Vol. 12, No. 3,009 - The American Reporter - October 19, 2006


by Joyce Marcel
American Reporter Correspondent
Dummerston, Vt.

Printable version of this story

DUMMERSTON, Vt. -- Just when I thought the year couldn't get any worse, along came the Menorah Gardens cemetery scandal.

I came across the story Friday, tucked away in the back of my localpaper. The headline read: "Photos, Video Show Vaults' Bodies Discarded in Woods."

Even though I live in Vermont, I like a sensational story as well as the next person. So I took the time to read about a Ft. Lauderdale cemetery that was caught putting bodies in the wrong graves, putting two or three bodies on top of each other in vaults, destroying vaults, and even digging up bodies and dumping them in the woods.

The cemetery, Menorah Gardens, is owned by Service Corporation International of Houston, the world's largest cemetery and funeral home chain. Notice that there's not even a hint of the company's business in its generic name. But something about the name Menorah Gardens sounded familiar, so I checked it out with my mother, who lives in Ft. Lauderdale. Sure enough, Menorah Gardens is where my father and my mother's mother are buried.

In life, Dad and Grandma royally disliked each other, staging a 50-year tug-of-war over my mother's affections. In death, they are kept apart by only one grave. My mother owns the plot between them.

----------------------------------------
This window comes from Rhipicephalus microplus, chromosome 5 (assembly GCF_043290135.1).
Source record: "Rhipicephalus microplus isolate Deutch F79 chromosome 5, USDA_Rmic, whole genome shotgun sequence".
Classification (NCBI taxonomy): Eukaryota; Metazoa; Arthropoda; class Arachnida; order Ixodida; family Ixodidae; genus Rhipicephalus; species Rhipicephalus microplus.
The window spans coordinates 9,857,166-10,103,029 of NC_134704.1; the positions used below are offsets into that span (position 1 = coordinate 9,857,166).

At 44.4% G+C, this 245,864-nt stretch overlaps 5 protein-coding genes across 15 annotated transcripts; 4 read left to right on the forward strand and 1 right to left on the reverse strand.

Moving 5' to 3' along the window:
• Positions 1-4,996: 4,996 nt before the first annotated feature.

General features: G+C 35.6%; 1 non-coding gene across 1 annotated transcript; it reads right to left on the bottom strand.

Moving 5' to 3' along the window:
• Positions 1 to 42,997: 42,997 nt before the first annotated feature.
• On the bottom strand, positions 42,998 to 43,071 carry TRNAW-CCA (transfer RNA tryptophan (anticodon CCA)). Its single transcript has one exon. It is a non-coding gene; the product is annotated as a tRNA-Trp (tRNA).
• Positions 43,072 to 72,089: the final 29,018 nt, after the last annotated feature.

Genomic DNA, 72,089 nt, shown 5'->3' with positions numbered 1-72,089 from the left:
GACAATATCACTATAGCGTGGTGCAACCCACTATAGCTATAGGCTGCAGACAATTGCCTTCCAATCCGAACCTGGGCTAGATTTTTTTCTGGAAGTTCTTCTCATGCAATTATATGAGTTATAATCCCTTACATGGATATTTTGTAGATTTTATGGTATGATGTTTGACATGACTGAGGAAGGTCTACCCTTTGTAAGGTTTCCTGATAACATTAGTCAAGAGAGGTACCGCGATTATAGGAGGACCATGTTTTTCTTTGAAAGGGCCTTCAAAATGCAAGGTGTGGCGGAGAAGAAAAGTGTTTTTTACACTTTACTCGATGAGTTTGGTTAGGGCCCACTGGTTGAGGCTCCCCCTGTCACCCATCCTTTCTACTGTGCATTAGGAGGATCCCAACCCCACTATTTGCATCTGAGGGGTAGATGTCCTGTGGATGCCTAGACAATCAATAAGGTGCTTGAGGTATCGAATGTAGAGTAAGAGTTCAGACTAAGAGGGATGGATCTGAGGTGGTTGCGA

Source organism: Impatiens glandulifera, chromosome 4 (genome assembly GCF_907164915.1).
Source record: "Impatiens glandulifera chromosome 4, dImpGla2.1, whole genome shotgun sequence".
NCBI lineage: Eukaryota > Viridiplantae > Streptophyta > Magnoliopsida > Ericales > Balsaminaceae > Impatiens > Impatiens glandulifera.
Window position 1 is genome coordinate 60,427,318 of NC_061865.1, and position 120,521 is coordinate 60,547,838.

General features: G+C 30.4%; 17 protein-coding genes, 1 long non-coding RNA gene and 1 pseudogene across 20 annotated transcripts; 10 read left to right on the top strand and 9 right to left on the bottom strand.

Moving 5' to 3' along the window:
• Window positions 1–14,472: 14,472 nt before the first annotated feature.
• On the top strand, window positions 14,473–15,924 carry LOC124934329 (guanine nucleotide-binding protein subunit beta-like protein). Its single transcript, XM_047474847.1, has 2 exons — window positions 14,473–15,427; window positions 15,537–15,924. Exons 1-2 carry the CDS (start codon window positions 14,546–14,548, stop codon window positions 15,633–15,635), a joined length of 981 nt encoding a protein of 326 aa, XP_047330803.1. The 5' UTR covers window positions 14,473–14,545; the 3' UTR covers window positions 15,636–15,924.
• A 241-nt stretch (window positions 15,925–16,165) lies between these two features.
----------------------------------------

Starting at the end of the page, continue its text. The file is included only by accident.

Now I'm wondering if maybe they aren't as separated as I thought they were. It would be the height of irony if their bodies had been dumped together in one grave during this national chain's rush to a larger profit margin.

I never had a good feeling about that cemetery. After my dad's funeral, we mourners were rushed to the limos while the coffin was still above the ground. My brother Bernie and I refused to go. We were both thinking that as soon as we left, they could tumble Dad out, throw some dirt on him, and resell the coffin to someone else.

My mother was crying and begging us not to make a scene. Her friends were looking at us as though we were monsters. But we stood our ground, so to speak, until the work crew was called over. Glowering at us, they pulled the grass cloth away from the grave, lowered Dad into the ground, and back-hoed a small mountain of dirt on top of him. We leftthinking he was safe.

I'm horrified at the desecration of these graves, and at the lack of the company's respect for the dead, as well as for the living. But this is not only a spiritual issue for me. Seeing my dad in his coffin made me realize that dead bodies are basically only by-products. Totems, if you will. What I saw in that box was certainly not my father, just something that resembled him. The thing that made Dad Dad was his spirit, his personality and his sense of humor, and those had flown the coop. The same lesson was reinforced even more strongly the next year, when we cremated Bernie.

So my anger comes as much from the fact that SCI broke a contractand cynically exploited people at their most vulnerable. If there's a classaction law suit - and there will be - I want to be a part of it.